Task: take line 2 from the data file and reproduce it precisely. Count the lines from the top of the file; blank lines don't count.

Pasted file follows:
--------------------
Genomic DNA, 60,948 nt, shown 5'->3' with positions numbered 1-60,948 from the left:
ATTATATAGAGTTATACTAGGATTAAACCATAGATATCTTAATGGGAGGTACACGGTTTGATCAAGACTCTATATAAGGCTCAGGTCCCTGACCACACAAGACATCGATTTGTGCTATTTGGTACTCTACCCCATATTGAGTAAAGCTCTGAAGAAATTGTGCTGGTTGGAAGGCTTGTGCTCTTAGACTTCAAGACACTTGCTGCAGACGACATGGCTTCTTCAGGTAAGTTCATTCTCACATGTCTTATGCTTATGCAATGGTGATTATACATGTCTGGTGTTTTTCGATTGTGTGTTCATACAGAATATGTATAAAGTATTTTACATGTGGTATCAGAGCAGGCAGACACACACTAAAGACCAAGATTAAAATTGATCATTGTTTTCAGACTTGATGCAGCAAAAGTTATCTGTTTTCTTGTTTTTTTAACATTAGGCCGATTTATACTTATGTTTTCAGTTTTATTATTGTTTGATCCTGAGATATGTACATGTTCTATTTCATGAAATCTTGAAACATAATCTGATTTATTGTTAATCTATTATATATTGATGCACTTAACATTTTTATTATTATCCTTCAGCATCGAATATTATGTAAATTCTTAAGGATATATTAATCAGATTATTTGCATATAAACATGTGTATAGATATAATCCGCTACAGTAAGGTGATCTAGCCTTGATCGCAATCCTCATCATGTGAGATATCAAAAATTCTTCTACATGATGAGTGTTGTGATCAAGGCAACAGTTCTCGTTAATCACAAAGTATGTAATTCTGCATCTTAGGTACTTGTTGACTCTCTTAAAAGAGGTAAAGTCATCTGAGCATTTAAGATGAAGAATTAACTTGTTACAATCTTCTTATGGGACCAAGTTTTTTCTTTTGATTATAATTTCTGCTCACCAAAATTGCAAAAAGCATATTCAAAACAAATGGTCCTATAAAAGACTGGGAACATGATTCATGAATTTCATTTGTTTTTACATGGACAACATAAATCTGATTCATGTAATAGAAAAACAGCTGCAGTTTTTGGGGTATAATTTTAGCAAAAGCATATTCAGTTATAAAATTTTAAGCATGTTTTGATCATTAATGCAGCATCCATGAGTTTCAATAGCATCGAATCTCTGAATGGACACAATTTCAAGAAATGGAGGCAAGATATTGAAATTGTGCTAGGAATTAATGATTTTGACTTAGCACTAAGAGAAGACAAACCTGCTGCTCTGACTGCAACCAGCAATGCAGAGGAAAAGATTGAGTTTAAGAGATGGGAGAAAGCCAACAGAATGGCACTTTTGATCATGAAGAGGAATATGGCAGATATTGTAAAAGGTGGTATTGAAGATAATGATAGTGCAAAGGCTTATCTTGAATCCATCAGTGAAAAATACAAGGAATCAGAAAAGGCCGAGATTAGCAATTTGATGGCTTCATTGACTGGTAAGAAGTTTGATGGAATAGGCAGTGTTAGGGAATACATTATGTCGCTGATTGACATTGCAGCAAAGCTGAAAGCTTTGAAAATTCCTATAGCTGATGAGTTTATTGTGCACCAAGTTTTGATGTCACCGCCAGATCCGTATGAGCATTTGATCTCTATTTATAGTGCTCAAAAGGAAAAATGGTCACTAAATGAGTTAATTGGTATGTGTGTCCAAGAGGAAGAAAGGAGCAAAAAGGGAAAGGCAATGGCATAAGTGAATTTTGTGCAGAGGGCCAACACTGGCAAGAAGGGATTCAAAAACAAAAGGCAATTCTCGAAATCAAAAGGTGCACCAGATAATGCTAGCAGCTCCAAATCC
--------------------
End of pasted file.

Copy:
ATTATATAGAGTTATACTAGGATTAAACCATAGATATCTTAATGGGAGGTACACGGTTTGATCAAGACTCTATATAAGGCTCAGGTCCCTGACCACACAAGACATCGATTTGTGCTATTTGGTACTCTACCCCATATTGAGTAAAGCTCTGAAGAAATTGTGCTGGTTGGAAGGCTTGTGCTCTTAGACTTCAAGACACTTGCTGCAGACGACATGGCTTCTTCAGGTAAGTTCATTCTCACATGTCTTATGCTTATGCAATGGTGATTATACATGTCTGGTGTTTTTCGATTGTGTGTTCATACAGAATATGTATAAAGTATTTTACATGTGGTATCAGAGCAGGCAGACACACACTAAAGACCAAGATTAAAATTGATCATTGTTTTCAGACTTGATGCAGCAAAAGTTATCTGTTTTCTTGTTTTTTTAACATTAGGCCGATTTATACTTATGTTTTCAGTTTTATTATTGTTTGATCCTGAGATATGTACATGTTCTATTTCATGAAATCTTGAAACATAATCTGATTTATTGTTAATCTATTATATATTGATGCACTTAACATTTTTATTATTATCCTTCAGCATCGAATATTATGTAAATTCTTAAGGATATATTAATCAGATTATTTGCATATAAACATGTGTATAGATATAATCCGCTACAGTAAGGTGATCTAGCCTTGATCGCAATCCTCATCATGTGAGATATCAAAAATTCTTCTACATGATGAGTGTTGTGATCAAGGCAACAGTTCTCGTTAATCACAAAGTATGTAATTCTGCATCTTAGGTACTTGTTGACTCTCTTAAAAGAGGTAAAGTCATCTGAGCATTTAAGATGAAGAATTAACTTGTTACAATCTTCTTATGGGACCAAGTTTTTTCTTTTGATTATAATTTCTGCTCACCAAAATTGCAAAAAGCATATTCAAAACAAATGGTCCTATAAAAGACTGGGAACATGATTCATGAATTTCATTTGTTTTTACATGGACAACATAAATCTGATTCATGTAATAGAAAAACAGCTGCAGTTTTTGGGGTATAATTTTAGCAAAAGCATATTCAGTTATAAAATTTTAAGCATGTTTTGATCATTAATGCAGCATCCATGAGTTTCAATAGCATCGAATCTCTGAATGGACACAATTTCAAGAAATGGAGGCAAGATATTGAAATTGTGCTAGGAATTAATGATTTTGACTTAGCACTAAGAGAAGACAAACCTGCTGCTCTGACTGCAACCAGCAATGCAGAGGAAAAGATTGAGTTTAAGAGATGGGAGAAAGCCAACAGAATGGCACTTTTGATCATGAAGAGGAATATGGCAGATATTGTAAAAGGTGGTATTGAAGATAATGATAGTGCAAAGGCTTATCTTGAATCCATCAGTGAAAAATACAAGGAATCAGAAAAGGCCGAGATTAGCAATTTGATGGCTTCATTGACTGGTAAGAAGTTTGATGGAATAGGCAGTGTTAGGGAATACATTATGTCGCTGATTGACATTGCAGCAAAGCTGAAAGCTTTGAAAATTCCTATAGCTGATGAGTTTATTGTGCACCAAGTTTTGATGTCACCGCCAGATCCGTATGAGCATTTGATCTCTATTTATAGTGCTCAAAAGGAAAAATGGTCACTAAATGAGTTAATTGGTATGTGTGTCCAAGAGGAAGAAAGGAGCAAAAAGGGAAAGGCAATGGCATAAGTGAATTTTGTGCAGAGGGCCAACACTGGCAAGAAGGGATTCAAAAACAAAAGGCAATTCTCGAAATCAAAAGGTGCACCAGATAATGCTAGCAGCTCCAAATCC